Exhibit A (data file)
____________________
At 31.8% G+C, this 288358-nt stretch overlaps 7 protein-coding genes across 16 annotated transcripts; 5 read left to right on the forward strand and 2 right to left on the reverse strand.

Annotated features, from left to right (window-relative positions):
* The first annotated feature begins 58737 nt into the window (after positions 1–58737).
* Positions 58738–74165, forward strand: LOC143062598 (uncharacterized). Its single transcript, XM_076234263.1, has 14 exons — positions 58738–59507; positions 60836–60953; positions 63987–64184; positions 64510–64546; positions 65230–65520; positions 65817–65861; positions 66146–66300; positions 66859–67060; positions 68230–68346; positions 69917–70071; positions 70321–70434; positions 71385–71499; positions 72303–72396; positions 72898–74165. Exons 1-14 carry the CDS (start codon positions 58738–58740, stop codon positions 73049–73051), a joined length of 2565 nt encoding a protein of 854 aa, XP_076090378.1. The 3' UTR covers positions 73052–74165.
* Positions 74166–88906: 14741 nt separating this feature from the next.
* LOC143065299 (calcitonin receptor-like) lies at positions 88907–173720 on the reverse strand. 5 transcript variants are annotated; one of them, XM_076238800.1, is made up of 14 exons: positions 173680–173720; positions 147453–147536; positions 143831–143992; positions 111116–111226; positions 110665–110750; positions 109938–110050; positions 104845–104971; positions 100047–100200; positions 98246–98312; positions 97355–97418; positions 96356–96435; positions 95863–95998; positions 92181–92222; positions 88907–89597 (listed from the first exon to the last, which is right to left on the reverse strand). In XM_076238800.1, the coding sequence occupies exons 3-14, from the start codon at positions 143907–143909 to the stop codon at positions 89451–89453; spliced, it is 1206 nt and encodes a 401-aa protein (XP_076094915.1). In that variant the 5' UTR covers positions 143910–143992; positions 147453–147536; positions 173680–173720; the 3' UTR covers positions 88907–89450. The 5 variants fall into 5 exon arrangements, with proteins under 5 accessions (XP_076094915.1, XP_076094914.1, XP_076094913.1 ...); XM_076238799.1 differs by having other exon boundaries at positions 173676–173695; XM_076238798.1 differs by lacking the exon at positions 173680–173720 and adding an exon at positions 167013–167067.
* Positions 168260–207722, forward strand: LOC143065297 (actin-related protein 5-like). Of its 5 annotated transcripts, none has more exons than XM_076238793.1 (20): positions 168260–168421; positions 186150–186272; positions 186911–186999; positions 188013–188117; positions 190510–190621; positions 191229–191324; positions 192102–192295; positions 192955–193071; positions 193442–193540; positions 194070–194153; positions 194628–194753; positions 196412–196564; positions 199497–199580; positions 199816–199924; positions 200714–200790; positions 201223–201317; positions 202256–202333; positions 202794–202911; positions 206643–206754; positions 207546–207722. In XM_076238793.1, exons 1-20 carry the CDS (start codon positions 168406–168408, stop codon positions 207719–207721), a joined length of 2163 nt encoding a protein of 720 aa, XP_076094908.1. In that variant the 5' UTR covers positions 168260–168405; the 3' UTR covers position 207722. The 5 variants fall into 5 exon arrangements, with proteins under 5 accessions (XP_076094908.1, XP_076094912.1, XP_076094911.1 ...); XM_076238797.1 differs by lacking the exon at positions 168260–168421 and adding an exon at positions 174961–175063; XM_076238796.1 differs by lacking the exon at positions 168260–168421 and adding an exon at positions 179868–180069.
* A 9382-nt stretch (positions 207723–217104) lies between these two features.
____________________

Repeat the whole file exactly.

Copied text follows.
At 31.8% G+C, this 288358-nt stretch overlaps 7 protein-coding genes across 16 annotated transcripts; 5 read left to right on the forward strand and 2 right to left on the reverse strand.

Annotated features, from left to right (window-relative positions):
* The first annotated feature begins 58737 nt into the window (after positions 1–58737).
* Positions 58738–74165, forward strand: LOC143062598 (uncharacterized). Its single transcript, XM_076234263.1, has 14 exons — positions 58738–59507; positions 60836–60953; positions 63987–64184; positions 64510–64546; positions 65230–65520; positions 65817–65861; positions 66146–66300; positions 66859–67060; positions 68230–68346; positions 69917–70071; positions 70321–70434; positions 71385–71499; positions 72303–72396; positions 72898–74165. Exons 1-14 carry the CDS (start codon positions 58738–58740, stop codon positions 73049–73051), a joined length of 2565 nt encoding a protein of 854 aa, XP_076090378.1. The 3' UTR covers positions 73052–74165.
* Positions 74166–88906: 14741 nt separating this feature from the next.
* LOC143065299 (calcitonin receptor-like) lies at positions 88907–173720 on the reverse strand. 5 transcript variants are annotated; one of them, XM_076238800.1, is made up of 14 exons: positions 173680–173720; positions 147453–147536; positions 143831–143992; positions 111116–111226; positions 110665–110750; positions 109938–110050; positions 104845–104971; positions 100047–100200; positions 98246–98312; positions 97355–97418; positions 96356–96435; positions 95863–95998; positions 92181–92222; positions 88907–89597 (listed from the first exon to the last, which is right to left on the reverse strand). In XM_076238800.1, the coding sequence occupies exons 3-14, from the start codon at positions 143907–143909 to the stop codon at positions 89451–89453; spliced, it is 1206 nt and encodes a 401-aa protein (XP_076094915.1). In that variant the 5' UTR covers positions 143910–143992; positions 147453–147536; positions 173680–173720; the 3' UTR covers positions 88907–89450. The 5 variants fall into 5 exon arrangements, with proteins under 5 accessions (XP_076094915.1, XP_076094914.1, XP_076094913.1 ...); XM_076238799.1 differs by having other exon boundaries at positions 173676–173695; XM_076238798.1 differs by lacking the exon at positions 173680–173720 and adding an exon at positions 167013–167067.
* Positions 168260–207722, forward strand: LOC143065297 (actin-related protein 5-like). Of its 5 annotated transcripts, none has more exons than XM_076238793.1 (20): positions 168260–168421; positions 186150–186272; positions 186911–186999; positions 188013–188117; positions 190510–190621; positions 191229–191324; positions 192102–192295; positions 192955–193071; positions 193442–193540; positions 194070–194153; positions 194628–194753; positions 196412–196564; positions 199497–199580; positions 199816–199924; positions 200714–200790; positions 201223–201317; positions 202256–202333; positions 202794–202911; positions 206643–206754; positions 207546–207722. In XM_076238793.1, exons 1-20 carry the CDS (start codon positions 168406–168408, stop codon positions 207719–207721), a joined length of 2163 nt encoding a protein of 720 aa, XP_076094908.1. In that variant the 5' UTR covers positions 168260–168405; the 3' UTR covers position 207722. The 5 variants fall into 5 exon arrangements, with proteins under 5 accessions (XP_076094908.1, XP_076094912.1, XP_076094911.1 ...); XM_076238797.1 differs by lacking the exon at positions 168260–168421 and adding an exon at positions 174961–175063; XM_076238796.1 differs by lacking the exon at positions 168260–168421 and adding an exon at positions 179868–180069.
* A 9382-nt stretch (positions 207723–217104) lies between these two features.